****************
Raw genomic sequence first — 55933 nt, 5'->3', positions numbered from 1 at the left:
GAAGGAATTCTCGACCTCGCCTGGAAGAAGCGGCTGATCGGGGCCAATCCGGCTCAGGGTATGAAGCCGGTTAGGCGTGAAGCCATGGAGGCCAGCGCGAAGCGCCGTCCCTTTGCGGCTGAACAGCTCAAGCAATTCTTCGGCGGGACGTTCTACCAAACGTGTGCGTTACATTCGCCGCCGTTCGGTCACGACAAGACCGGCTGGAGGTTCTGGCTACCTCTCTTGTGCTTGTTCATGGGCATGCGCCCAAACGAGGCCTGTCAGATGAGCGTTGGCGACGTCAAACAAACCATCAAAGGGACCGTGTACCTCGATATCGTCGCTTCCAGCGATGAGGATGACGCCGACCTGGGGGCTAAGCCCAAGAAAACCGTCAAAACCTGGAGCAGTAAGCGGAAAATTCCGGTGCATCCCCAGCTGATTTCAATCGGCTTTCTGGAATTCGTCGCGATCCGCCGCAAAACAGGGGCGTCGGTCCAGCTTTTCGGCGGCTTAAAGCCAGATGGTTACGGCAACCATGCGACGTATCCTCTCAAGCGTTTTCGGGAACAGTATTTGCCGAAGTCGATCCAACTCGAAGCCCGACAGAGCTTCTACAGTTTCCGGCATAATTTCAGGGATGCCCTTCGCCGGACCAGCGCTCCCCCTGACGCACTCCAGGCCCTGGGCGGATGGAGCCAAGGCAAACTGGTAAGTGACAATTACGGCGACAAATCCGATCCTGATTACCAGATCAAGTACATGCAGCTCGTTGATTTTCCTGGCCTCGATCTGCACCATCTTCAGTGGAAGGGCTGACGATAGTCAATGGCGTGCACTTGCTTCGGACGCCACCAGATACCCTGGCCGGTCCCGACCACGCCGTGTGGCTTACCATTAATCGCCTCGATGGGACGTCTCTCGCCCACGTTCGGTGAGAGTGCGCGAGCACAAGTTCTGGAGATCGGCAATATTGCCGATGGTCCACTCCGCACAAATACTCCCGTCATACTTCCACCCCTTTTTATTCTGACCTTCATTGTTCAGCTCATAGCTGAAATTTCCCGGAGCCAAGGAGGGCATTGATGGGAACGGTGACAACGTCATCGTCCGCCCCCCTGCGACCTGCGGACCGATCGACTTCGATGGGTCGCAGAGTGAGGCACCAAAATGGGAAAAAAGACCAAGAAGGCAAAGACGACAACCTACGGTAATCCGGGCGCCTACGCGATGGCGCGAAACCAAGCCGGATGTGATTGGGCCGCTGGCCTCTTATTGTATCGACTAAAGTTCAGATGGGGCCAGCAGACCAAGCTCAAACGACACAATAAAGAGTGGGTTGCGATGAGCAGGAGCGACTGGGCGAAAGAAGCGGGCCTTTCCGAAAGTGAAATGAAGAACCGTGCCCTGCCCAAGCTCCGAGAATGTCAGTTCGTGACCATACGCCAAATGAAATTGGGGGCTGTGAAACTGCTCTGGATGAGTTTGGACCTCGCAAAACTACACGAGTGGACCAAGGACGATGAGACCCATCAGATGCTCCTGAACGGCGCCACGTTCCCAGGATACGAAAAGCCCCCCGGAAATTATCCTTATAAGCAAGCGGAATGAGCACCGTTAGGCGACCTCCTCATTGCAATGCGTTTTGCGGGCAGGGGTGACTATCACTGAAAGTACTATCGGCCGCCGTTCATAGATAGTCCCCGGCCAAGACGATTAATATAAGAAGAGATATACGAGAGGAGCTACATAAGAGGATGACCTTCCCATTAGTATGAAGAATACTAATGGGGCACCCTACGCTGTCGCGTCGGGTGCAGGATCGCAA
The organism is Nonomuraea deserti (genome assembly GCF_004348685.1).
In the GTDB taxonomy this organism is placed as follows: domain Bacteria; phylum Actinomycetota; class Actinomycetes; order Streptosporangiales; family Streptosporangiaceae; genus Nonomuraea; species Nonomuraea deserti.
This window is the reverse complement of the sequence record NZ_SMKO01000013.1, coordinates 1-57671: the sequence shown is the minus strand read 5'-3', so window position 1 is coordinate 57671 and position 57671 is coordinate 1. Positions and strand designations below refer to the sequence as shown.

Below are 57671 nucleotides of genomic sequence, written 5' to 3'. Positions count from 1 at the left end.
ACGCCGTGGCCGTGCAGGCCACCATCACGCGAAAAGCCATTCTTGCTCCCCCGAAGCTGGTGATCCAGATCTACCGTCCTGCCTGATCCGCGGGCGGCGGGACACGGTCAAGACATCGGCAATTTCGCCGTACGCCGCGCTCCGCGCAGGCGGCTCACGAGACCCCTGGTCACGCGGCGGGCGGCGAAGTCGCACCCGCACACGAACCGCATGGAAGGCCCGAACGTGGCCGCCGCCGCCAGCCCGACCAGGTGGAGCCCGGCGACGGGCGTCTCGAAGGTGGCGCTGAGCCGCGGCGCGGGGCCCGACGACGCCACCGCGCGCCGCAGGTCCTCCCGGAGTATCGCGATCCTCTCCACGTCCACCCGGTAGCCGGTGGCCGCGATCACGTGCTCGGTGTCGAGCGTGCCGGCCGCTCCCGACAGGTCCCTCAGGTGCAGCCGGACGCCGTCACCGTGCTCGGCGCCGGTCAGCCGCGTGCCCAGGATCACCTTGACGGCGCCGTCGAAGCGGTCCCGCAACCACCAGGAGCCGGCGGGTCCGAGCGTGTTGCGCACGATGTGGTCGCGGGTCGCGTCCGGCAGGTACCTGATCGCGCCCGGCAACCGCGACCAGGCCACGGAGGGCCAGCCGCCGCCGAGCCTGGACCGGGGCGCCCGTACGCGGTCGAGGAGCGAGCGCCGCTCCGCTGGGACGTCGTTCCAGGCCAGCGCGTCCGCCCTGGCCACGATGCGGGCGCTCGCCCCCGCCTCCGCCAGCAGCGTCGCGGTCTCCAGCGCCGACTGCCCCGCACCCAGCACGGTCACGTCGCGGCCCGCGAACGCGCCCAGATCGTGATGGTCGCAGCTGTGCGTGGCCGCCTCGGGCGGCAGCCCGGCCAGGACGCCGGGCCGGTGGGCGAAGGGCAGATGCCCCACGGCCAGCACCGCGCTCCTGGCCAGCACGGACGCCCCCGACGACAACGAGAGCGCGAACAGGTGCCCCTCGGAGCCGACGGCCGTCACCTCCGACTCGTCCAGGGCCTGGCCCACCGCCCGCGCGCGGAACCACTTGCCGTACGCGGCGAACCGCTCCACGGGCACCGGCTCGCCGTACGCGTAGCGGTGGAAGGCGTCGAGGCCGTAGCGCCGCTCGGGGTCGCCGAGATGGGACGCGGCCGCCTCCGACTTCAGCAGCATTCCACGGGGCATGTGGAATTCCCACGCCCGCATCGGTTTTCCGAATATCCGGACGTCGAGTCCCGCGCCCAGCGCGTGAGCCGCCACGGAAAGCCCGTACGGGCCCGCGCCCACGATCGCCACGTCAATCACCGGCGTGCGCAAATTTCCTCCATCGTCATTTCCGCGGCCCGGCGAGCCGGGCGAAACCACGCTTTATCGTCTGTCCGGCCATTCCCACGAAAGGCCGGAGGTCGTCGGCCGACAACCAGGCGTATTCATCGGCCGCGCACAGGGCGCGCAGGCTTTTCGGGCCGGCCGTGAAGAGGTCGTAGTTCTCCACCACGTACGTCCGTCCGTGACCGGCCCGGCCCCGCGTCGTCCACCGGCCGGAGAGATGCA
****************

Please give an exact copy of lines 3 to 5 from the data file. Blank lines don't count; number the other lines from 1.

The organism is Nonomuraea deserti (genome assembly GCF_004348685.1).
In the GTDB taxonomy this organism is placed as follows: domain Bacteria; phylum Actinomycetota; class Actinomycetes; order Streptosporangiales; family Streptosporangiaceae; genus Nonomuraea; species Nonomuraea deserti.
This window is the reverse complement of the sequence record NZ_SMKO01000013.1, coordinates 1-57671: the sequence shown is the minus strand read 5'-3', so window position 1 is coordinate 57671 and position 57671 is coordinate 1. Positions and strand designations below refer to the sequence as shown.